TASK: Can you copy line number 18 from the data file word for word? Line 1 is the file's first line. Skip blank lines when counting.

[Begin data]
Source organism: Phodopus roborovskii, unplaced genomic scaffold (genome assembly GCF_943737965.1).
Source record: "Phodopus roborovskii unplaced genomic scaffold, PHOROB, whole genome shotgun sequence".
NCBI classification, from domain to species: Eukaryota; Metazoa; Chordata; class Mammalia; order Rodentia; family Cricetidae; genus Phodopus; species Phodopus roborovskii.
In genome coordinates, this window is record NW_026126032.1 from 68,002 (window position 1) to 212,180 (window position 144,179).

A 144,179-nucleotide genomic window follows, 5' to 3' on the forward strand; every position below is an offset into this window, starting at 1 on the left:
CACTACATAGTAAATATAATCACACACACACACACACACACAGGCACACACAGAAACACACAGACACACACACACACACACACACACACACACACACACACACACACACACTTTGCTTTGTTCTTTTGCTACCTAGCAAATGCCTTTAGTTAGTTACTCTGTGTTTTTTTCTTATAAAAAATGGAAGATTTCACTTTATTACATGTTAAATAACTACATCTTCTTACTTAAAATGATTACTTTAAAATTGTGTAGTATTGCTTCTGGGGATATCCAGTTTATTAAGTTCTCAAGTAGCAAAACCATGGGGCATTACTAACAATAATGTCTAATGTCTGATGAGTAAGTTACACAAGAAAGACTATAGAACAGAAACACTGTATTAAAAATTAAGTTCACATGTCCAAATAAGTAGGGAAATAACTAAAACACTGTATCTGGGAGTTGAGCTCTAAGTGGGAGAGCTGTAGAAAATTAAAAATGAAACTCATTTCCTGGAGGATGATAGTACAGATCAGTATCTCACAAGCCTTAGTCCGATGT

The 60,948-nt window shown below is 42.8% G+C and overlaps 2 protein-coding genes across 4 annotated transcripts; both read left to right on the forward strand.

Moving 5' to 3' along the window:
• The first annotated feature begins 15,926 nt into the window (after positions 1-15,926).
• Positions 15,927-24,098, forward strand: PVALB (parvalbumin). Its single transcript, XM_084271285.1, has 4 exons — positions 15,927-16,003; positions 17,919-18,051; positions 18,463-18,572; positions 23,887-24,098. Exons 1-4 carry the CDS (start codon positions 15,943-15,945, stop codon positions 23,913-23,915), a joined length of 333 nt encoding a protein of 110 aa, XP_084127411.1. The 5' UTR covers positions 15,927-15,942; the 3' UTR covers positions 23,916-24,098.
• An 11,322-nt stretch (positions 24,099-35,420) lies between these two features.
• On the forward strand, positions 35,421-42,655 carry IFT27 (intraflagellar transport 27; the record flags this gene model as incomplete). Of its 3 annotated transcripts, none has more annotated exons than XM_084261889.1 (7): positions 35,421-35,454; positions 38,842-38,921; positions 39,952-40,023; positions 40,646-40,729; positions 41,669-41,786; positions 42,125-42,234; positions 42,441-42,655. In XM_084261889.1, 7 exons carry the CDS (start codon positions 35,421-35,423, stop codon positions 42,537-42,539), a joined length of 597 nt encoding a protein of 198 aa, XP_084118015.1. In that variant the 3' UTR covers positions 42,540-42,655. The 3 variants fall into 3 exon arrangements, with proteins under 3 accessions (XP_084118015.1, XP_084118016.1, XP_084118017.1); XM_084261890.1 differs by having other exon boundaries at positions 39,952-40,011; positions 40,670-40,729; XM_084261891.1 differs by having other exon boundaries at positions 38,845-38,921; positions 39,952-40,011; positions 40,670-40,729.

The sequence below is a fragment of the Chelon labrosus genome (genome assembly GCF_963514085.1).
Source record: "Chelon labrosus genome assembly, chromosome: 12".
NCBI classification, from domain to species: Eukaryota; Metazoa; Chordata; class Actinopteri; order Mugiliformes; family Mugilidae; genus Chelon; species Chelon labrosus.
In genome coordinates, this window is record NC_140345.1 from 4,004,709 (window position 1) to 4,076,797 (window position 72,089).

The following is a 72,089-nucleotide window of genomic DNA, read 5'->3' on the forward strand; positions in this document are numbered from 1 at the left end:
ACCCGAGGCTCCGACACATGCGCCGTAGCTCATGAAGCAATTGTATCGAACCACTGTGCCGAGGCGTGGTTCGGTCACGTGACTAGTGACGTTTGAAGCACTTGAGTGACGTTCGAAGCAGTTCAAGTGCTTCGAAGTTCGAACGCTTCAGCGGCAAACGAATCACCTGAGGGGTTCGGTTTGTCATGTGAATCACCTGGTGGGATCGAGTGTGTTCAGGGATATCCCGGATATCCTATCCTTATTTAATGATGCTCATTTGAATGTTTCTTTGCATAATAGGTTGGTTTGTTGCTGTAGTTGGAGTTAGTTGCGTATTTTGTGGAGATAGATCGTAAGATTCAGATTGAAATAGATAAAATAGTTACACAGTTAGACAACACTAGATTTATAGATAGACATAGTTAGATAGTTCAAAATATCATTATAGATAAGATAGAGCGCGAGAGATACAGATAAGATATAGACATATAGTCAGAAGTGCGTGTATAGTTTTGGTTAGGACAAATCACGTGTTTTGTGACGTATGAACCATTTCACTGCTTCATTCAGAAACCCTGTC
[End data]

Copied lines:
ACCCGAGGCTCCGACACATGCGCCGTAGCTCATGAAGCAATTGTATCGAACCACTGTGCCGAGGCGTGGTTCGGTCACGTGACTAGTGACGTTTGAAGCACTTGAGTGACGTTCGAAGCAGTTCAAGTGCTTCGAAGTTCGAACGCTTCAGCGGCAAACGAATCACCTGAGGGGTTCGGTTTGTCATGTGAATCACCTGGTGGGATCGAGTGTGTTCAGGGATATCCCGGATATCCTATCCTTATTTAATGATGCTCATTTGAATGTTTCTTTGCATAATAGGTTGGTTTGTTGCTGTAGTTGGAGTTAGTTGCGTATTTTGTGGAGATAGATCGTAAGATTCAGATTGAAATAGATAAAATAGTTACACAGTTAGACAACACTAGATTTATAGATAGACATAGTTAGATAGTTCAAAATATCATTATAGATAAGATAGAGCGCGAGAGATACAGATAAGATATAGACATATAGTCAGAAGTGCGTGTATAGTTTTGGTTAGGACAAATCACGTGTTTTGTGACGTATGAACCATTTCACTGCTTCATTCAGAAACCCTGTC